What’s Your Bra Fitter REALLY thinking?

While it’s a known fact that we women are generally overly critical of ourselves, self-slander is habit that can and MUST be broken.

Upon entering my shop, you’ll notice a sign that says “Absolutely NO Body Shaming Allowed”. This is not a suggestion. This is a rule that we reinforce for the emotional well-being of all present individuals. Speaking poorly of yourself breeds a negative vibe, and not only does it make you feel worse, it makes others (within earshot) begin to question their own appearance. Some women are so numb to the habit, they don’t even know they’re doing it, while others do it as a way to avoid negative reactions from other people. Without realizing it, they’ve put those “imperfections” on center stage under a big fat spotlight of negativity.

We understand that exposing parts of your body to another person can stir up certain insecurities, however, the things we observe in the fitting room aren’t what you’d think:

1. We don’t see what you see.
It may be hard to believe, but the majority of your so-called “flaws” generally go unnoticed by others, until you verbally call attention to them. People don’t notice that you might have one breast smaller than the other, or that you have a little pooch on your belly. Women CONSTANTLY make the mistake of pointing these things out to their friends, family, and significant others, but once they’ve been brought to attention, they can no longer go unnoticed. It’s SO true that you are your own worst critic, but  people will see what you want them to see. If you want them to see a confident, beautiful woman, then BE that confident, beautiful woman!!!


2. We are laser focused on our goal.
Our main goal during a bra fitting is to make you feel AMAZING in a bra, and we do this by focusing all of our attention on the fit process. We honestly don’t notice other parts of your body (unless you point them out to us, as mentioned above), as we are super-concentrated on finding you the best, most comfortable and supportive bra possible.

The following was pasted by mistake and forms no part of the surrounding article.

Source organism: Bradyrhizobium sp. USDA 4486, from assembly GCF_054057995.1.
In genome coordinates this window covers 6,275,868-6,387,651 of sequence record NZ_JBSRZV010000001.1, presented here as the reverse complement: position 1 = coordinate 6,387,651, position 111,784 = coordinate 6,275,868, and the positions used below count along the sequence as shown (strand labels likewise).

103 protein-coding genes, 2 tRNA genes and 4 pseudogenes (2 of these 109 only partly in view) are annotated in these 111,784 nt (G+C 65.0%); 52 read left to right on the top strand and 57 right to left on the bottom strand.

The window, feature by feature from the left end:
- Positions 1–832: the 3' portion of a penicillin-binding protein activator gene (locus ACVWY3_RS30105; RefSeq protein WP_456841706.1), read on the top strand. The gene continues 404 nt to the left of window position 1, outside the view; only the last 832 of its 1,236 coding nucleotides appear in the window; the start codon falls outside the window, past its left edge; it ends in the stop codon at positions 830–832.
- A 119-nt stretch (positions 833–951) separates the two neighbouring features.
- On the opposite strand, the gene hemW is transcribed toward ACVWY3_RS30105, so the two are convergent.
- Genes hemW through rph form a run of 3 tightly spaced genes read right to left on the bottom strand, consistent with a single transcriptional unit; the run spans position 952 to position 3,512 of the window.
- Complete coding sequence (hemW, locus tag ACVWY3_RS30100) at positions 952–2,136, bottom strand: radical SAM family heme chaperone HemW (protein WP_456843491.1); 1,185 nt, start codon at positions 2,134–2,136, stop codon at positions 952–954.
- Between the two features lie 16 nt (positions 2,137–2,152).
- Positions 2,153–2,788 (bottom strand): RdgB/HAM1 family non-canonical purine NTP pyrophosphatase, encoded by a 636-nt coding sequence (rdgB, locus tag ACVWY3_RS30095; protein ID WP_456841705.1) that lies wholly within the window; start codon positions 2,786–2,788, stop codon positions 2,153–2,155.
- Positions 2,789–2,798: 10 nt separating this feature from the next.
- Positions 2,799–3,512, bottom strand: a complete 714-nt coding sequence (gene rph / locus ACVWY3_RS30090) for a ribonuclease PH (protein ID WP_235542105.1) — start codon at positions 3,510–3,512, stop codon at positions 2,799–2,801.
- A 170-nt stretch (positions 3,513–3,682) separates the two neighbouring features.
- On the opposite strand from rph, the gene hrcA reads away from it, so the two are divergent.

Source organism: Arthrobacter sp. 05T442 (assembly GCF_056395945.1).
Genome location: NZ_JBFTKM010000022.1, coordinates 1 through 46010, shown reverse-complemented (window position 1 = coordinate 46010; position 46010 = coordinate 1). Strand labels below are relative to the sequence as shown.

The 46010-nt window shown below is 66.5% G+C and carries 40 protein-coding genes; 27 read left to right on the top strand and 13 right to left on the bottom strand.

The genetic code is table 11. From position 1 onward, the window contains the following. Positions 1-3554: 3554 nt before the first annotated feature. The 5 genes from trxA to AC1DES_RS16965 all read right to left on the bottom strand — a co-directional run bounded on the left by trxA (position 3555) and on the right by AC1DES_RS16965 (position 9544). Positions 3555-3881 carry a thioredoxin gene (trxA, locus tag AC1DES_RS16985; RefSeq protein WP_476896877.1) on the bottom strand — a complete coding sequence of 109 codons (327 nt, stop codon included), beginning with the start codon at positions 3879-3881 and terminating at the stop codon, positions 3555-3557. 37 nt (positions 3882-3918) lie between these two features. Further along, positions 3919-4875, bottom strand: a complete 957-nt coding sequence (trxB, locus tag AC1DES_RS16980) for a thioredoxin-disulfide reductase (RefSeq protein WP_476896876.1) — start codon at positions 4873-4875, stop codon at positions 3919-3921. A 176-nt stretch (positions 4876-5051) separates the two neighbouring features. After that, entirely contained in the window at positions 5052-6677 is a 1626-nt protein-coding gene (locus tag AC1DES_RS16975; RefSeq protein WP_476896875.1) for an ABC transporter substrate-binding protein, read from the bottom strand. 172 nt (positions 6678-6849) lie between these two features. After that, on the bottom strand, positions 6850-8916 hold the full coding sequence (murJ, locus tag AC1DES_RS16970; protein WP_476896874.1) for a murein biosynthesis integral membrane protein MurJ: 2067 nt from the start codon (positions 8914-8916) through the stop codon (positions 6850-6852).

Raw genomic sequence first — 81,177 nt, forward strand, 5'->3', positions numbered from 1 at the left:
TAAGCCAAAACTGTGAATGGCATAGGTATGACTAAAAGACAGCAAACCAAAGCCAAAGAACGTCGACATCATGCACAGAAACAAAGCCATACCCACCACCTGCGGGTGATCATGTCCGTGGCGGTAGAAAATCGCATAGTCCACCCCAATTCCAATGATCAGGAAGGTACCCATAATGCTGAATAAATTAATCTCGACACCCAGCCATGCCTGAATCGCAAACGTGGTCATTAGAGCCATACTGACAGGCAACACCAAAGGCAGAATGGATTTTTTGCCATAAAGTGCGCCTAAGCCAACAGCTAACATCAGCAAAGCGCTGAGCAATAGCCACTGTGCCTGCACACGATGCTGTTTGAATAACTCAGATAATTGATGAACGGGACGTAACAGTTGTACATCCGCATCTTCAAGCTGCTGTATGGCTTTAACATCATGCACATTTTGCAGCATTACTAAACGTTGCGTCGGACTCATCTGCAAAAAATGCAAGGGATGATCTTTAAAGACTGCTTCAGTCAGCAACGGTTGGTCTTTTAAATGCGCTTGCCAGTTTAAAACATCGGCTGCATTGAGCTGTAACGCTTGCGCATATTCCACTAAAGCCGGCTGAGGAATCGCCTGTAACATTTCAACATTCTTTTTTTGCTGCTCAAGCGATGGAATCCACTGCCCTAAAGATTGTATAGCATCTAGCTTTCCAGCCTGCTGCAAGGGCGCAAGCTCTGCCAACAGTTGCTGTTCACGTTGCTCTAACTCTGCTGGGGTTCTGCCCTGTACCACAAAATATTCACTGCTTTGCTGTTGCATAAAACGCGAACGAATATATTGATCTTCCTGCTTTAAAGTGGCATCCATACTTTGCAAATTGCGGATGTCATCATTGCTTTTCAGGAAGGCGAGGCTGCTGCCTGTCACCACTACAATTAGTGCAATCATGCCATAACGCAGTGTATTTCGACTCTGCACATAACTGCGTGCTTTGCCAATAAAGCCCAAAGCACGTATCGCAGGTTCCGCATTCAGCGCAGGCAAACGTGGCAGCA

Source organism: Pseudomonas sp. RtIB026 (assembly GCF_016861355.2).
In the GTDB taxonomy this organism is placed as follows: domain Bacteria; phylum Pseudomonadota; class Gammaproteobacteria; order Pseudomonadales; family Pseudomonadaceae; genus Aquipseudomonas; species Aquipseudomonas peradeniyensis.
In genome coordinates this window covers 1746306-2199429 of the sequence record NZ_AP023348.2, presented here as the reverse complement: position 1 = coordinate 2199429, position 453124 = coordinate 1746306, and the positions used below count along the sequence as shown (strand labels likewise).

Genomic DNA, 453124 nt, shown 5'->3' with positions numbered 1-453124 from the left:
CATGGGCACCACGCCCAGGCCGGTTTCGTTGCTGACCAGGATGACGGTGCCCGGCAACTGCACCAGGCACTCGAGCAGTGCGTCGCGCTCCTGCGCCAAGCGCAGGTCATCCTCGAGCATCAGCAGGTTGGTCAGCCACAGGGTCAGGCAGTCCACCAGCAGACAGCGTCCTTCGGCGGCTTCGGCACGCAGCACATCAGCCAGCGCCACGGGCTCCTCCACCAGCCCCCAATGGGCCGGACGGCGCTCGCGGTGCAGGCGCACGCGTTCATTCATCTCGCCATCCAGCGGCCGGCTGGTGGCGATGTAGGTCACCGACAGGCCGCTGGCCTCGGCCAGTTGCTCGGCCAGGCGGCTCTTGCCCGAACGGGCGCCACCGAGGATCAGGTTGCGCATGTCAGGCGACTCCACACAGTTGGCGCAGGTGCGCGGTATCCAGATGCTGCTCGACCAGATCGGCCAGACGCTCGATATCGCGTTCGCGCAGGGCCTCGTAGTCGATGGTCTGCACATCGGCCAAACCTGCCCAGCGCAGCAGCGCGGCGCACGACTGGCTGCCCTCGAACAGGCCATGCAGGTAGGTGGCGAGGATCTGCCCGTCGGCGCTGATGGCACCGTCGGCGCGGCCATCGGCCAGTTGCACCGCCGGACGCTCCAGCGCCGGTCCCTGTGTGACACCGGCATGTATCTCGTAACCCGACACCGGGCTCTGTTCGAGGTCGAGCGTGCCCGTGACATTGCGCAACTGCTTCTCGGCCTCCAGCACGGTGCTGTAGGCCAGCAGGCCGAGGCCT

3. You have unlimited potential.
When you enter the fitting room, we don’t see wrinkles and rolls, dimples and bumps, small or big boobs. We see beauty. Uniqueness. Vulnerability. When you enter the fitting room, you do so with a clean slate… a blank canvas. To us, you are whatever and whoever you want to be, and it’s up to you to embrace this opportunity to re-create yourself! With a little practice, you can change your focus from the things you don’t like about yourself, to the things you love about yourself!

3. You are gorgeous, darling.
Don’t worry… I won’t give you the “everyone is beautiful” speech here. To me, that just lumps women together, creating the notion that we’re all the same on the outside. But we’re NOT! We all have different stories, unique features and little imperfections that should also be embraced and celebrated. Beauty and attractiveness isn’t ALL about physical appearance. It’s about the little things that make you unique – your laugh, your thoughtfulness, your confidence. These are just a few of the things that should truly define “beauty” instead of the physical standards set for us by the media. These are the things we see and appreciate the most!!!

Small Business Hustle or Bust?

I am a small business owner. I may not have any fancy degrees or certificates, and I am certainly no expert on business strategy or financial planning. I don’t know much about stocks and investments, nor am I well versed in wall-street lingo. I am a 29-year-old entrepreneur. I didn’t grow up in a wealthy family, and I had to pay for my own college education. I’ve had many jobs and I’ve made many mistakes. I know what it’s like to be broke and what it feels like to be broken. I’ve never been the kind of person to wait around for something I want. I go out and take it. I jump without looking. I am not a planner. I just DO. I’m a risk-taker & an adventurer. I don’t follow scripts, plans, and outlines. I wing it. I am an innovator. I don’t follow the crowd. I don’t listen to people who believe that riding the coattails of successful leaders is how you get to the top. Those moguls got there by doing things their own way… by being different, bold, and daring. I AM different, bold, and daring. I am ONE of the twenty-eight MILLION small business owners in the country. I am passionate, knowledgeable, and determined. I am not just good at what I do. I am GREAT at what I do.

Over the last year, I’ve learned that it doesn’t matter what you do, but rather, how you do it. There are over 20 stores that exist within a 50-mile radius of my shop, that fall into the same category as mine. I didn’t choose to start a business because I wanted to do what they do. I started a business to do what they don’t do. To fill in the gaps they create. I wanted to raise the bar and create a higher standard.
Along the way, I’ve discovered that many people (mostly bankers, lenders, investors, etc.) view my business as just a retail store. A retail store that offers “luxury” items, instead of the “necessities” they actually are. Within my 6-month search for capital, not once did I speak with someone who asked about the impact I’ve made in the community, or how many women I’ve been able to help since I opened. None of them were interested in how many people come to the shop on a daily basis, and how most of them refer their friends and family in to experience what I offer. None of them cared to understand how my business has been surviving without credit cards or money in the bank this whole time. All they cared about were numbers. Did I meet their required minimum revenues? Did I have excellent credit? Did I own a home or a car?